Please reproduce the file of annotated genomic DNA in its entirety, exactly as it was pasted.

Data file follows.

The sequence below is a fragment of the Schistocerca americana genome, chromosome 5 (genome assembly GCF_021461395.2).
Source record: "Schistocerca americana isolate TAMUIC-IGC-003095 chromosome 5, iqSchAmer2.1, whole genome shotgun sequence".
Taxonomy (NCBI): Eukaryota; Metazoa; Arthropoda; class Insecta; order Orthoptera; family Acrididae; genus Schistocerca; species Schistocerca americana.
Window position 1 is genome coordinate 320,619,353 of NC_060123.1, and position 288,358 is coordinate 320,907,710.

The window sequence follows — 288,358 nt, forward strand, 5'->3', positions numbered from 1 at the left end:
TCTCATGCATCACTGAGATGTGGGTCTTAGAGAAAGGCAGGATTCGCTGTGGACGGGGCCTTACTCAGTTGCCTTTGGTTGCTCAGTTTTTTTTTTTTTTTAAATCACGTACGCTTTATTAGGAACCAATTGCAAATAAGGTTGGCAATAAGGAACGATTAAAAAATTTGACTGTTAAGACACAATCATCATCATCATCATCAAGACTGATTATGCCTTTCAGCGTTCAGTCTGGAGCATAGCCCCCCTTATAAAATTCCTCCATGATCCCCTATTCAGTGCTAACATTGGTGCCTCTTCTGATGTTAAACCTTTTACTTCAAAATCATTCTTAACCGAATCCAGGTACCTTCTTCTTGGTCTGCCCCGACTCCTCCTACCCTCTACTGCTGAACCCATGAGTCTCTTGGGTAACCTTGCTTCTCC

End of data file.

The sequence below is a fragment of the Schistocerca americana genome, chromosome 5 (genome assembly GCF_021461395.2).
Source record: "Schistocerca americana isolate TAMUIC-IGC-003095 chromosome 5, iqSchAmer2.1, whole genome shotgun sequence".
Taxonomy (NCBI): Eukaryota; Metazoa; Arthropoda; class Insecta; order Orthoptera; family Acrididae; genus Schistocerca; species Schistocerca americana.
Window position 1 is genome coordinate 320,619,353 of NC_060123.1, and position 288,358 is coordinate 320,907,710.

The window sequence follows — 288,358 nt, forward strand, 5'->3', positions numbered from 1 at the left end:
TCTCATGCATCACTGAGATGTGGGTCTTAGAGAAAGGCAGGATTCGCTGTGGACGGGGCCTTACTCAGTTGCCTTTGGTTGCTCAGTTTTTTTTTTTTTTTAAATCACGTACGCTTTATTAGGAACCAATTGCAAATAAGGTTGGCAATAAGGAACGATTAAAAAATTTGACTGTTAAGACACAATCATCATCATCATCATCAAGACTGATTATGCCTTTCAGCGTTCAGTCTGGAGCATAGCCCCCCTTATAAAATTCCTCCATGATCCCCTATTCAGTGCTAACATTGGTGCCTCTTCTGATGTTAAACCTTTTACTTCAAAATCATTCTTAACCGAATCCAGGTACCTTCTTCTTGGTCTGCCCCGACTCCTCCTACCCTCTACTGCTGAACCCATGAGTCTCTTGGGTAACCTTGCTTCTCC